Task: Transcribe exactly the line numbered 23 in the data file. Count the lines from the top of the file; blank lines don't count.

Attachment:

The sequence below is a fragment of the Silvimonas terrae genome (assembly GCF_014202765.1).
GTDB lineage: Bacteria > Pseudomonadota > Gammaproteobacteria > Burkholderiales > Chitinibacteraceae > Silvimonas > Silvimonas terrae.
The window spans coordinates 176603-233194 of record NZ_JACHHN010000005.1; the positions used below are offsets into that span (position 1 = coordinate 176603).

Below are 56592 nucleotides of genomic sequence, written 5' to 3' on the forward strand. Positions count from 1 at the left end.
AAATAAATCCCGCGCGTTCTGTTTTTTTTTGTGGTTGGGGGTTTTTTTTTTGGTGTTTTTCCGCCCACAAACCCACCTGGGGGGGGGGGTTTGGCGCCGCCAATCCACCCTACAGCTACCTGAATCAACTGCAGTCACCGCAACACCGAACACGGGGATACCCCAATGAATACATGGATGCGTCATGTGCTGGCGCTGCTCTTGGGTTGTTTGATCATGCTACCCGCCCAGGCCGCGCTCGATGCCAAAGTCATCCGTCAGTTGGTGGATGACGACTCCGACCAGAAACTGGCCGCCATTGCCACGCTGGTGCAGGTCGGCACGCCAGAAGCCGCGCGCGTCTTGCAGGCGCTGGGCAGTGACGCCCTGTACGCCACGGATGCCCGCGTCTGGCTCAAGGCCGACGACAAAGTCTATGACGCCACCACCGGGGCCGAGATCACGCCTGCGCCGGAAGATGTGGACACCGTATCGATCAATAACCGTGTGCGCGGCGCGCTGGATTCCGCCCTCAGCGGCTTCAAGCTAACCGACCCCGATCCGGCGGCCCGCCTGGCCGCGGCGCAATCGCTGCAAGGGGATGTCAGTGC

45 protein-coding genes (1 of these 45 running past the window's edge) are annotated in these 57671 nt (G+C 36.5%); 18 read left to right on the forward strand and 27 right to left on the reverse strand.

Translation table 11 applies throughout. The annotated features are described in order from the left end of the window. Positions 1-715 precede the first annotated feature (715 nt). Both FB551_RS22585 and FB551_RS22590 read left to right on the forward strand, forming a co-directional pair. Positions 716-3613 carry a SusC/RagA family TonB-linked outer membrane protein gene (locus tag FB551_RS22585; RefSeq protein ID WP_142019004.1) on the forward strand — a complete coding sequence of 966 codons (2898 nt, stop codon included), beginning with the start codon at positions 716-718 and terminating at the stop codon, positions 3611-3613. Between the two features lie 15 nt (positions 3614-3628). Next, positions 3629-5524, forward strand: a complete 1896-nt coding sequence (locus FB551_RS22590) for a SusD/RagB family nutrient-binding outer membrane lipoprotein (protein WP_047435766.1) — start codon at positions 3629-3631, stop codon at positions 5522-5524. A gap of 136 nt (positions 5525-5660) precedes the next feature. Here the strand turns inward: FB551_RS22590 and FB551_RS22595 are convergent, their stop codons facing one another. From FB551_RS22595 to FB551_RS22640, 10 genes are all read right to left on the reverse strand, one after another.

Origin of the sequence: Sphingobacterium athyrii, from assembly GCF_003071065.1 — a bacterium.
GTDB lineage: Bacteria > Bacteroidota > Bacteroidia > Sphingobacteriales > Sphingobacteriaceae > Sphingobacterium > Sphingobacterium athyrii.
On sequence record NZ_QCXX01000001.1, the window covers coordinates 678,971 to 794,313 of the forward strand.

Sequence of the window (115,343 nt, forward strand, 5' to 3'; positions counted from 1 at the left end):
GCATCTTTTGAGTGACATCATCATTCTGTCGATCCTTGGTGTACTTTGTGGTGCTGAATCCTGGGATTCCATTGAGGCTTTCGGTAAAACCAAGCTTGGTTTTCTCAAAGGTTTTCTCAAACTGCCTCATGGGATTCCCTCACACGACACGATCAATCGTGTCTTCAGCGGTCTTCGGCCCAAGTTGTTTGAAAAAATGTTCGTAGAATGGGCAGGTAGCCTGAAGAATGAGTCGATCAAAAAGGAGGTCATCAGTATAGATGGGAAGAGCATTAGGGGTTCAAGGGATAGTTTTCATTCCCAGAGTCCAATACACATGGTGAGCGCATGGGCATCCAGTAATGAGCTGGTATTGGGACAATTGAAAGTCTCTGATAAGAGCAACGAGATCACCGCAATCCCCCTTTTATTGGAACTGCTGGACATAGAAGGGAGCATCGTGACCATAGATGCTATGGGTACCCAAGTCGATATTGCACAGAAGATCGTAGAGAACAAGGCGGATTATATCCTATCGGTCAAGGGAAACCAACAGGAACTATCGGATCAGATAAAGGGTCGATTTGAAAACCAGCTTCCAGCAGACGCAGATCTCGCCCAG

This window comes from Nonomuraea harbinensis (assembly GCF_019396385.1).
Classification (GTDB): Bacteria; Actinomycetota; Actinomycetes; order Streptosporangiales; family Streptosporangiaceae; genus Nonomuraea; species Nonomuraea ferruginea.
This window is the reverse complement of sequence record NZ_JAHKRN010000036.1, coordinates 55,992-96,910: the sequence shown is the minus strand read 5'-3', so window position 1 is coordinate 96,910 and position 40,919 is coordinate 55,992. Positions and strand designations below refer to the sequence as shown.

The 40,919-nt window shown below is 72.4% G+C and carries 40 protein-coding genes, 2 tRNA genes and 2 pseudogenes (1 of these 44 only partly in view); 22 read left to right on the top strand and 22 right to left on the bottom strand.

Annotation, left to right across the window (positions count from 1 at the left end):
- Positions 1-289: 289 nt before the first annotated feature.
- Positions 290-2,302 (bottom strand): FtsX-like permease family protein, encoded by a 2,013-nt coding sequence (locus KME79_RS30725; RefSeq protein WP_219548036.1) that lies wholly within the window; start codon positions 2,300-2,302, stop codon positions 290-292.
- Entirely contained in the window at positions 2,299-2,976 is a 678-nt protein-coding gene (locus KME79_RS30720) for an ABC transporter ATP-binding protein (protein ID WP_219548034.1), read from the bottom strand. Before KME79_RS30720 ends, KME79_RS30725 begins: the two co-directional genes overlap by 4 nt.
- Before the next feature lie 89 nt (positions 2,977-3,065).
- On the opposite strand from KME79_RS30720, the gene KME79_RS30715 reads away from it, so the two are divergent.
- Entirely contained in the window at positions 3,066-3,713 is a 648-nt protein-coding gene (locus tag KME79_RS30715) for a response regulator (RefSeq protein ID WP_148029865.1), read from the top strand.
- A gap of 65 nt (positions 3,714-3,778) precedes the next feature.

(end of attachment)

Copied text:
- Entirely contained in the window at positions 3,066-3,713 is a 648-nt protein-coding gene (locus tag KME79_RS30715) for a response regulator (RefSeq protein ID WP_148029865.1), read from the top strand.